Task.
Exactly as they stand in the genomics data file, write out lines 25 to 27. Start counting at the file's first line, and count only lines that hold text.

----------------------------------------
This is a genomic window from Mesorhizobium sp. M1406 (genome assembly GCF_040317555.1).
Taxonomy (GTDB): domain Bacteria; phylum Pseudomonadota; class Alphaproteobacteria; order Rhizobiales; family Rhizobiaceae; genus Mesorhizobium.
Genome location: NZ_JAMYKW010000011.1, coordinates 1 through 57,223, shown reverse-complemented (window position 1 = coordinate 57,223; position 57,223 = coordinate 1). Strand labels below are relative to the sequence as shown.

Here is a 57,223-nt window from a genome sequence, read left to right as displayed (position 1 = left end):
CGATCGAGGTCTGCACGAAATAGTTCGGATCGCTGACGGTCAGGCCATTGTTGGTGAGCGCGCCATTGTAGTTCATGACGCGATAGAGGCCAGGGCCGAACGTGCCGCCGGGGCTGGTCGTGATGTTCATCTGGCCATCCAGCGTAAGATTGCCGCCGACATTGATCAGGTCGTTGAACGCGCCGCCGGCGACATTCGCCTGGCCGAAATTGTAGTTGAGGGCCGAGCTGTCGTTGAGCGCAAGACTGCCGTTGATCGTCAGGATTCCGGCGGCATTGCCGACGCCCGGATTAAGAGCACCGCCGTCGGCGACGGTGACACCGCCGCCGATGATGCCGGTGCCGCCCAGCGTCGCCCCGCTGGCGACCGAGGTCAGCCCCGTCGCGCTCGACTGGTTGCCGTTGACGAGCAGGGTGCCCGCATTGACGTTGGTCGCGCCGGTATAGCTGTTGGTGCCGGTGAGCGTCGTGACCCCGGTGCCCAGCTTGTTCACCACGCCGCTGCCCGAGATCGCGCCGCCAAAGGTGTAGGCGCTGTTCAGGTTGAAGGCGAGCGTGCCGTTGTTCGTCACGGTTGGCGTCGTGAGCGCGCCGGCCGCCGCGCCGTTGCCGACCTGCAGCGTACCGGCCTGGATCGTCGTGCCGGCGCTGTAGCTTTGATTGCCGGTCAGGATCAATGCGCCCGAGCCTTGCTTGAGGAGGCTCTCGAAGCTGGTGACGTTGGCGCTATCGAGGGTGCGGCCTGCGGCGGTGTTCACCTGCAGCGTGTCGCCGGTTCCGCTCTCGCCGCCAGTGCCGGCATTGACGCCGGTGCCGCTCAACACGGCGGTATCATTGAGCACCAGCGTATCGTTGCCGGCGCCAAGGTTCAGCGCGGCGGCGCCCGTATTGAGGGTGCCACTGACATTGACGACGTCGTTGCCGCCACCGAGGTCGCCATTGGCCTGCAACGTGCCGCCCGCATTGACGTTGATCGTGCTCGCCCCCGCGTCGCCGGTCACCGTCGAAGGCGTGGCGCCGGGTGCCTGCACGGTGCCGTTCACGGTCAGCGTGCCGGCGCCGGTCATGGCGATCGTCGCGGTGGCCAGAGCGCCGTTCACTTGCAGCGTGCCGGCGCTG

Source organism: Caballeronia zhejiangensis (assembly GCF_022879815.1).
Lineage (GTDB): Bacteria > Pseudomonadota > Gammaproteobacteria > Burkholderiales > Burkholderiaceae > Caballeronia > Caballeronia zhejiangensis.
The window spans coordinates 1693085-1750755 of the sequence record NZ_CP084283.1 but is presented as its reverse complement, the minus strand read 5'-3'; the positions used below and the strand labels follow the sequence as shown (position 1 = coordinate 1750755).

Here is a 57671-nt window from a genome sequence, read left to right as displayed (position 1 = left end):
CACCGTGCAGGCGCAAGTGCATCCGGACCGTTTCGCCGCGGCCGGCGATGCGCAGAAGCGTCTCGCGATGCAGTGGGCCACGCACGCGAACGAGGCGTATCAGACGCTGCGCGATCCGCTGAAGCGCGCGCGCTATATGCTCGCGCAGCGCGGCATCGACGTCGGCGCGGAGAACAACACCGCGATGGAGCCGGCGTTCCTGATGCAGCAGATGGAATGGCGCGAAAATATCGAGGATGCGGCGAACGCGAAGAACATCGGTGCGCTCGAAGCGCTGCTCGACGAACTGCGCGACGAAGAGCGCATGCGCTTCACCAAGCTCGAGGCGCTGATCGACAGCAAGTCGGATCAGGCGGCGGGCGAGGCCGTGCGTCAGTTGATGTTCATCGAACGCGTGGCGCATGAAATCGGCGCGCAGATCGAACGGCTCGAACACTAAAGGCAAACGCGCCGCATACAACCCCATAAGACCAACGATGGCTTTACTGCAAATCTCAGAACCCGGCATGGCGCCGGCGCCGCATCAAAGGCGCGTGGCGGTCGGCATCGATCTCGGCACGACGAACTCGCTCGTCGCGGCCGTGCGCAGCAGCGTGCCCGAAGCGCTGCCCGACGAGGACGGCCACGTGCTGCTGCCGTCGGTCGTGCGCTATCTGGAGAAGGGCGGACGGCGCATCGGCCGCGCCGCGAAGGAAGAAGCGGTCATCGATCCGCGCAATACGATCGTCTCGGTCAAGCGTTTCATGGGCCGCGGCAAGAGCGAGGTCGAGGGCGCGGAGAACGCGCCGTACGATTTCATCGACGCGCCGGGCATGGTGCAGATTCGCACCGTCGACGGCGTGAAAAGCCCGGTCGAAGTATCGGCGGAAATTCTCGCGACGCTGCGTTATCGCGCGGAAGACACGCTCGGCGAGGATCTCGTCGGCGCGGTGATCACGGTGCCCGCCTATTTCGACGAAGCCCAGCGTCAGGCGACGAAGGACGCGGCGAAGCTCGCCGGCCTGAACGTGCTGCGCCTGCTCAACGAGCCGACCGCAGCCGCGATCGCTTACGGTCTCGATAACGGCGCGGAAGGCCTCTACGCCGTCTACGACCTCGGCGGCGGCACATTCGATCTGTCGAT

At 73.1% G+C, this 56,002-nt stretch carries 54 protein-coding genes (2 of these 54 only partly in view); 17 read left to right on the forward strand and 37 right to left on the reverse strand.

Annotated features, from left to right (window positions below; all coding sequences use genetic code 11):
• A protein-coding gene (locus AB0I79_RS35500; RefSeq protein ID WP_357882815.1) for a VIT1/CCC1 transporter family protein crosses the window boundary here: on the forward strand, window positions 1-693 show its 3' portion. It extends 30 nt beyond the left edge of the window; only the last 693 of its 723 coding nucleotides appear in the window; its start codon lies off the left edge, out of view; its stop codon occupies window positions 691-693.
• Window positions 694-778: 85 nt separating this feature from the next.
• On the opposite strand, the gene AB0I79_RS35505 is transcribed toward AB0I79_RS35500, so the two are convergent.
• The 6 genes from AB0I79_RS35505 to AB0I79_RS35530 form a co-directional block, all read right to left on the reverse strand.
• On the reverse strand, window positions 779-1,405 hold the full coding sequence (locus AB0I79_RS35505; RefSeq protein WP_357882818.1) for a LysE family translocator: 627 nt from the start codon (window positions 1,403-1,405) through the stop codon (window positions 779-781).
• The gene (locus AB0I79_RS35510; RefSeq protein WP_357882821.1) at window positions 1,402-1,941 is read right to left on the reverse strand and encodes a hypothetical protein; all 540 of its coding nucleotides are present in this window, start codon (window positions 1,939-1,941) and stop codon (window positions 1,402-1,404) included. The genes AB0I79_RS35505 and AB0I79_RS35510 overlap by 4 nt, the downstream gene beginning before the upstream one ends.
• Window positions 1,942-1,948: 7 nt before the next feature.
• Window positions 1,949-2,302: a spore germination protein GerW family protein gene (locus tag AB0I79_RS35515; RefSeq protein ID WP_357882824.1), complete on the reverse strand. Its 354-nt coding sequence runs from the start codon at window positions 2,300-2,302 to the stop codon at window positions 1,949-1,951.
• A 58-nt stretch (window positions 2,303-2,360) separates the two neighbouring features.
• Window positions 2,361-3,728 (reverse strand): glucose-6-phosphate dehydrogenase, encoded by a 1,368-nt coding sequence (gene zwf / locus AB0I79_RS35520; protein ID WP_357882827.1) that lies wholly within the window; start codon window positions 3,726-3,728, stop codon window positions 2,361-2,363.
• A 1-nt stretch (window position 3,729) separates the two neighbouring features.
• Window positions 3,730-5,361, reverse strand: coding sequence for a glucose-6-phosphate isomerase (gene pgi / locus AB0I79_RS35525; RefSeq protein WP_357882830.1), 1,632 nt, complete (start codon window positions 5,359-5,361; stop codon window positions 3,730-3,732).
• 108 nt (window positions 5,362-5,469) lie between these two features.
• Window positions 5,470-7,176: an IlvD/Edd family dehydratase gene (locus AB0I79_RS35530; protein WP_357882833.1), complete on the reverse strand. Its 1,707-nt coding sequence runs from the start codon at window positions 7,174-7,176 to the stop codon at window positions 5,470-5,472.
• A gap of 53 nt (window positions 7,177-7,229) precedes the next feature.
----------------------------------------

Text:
• 108 nt (window positions 5,362-5,469) lie between these two features.
• Window positions 5,470-7,176: an IlvD/Edd family dehydratase gene (locus AB0I79_RS35530; protein WP_357882833.1), complete on the reverse strand. Its 1,707-nt coding sequence runs from the start codon at window positions 7,174-7,176 to the stop codon at window positions 5,470-5,472.
• A gap of 53 nt (window positions 7,177-7,229) precedes the next feature.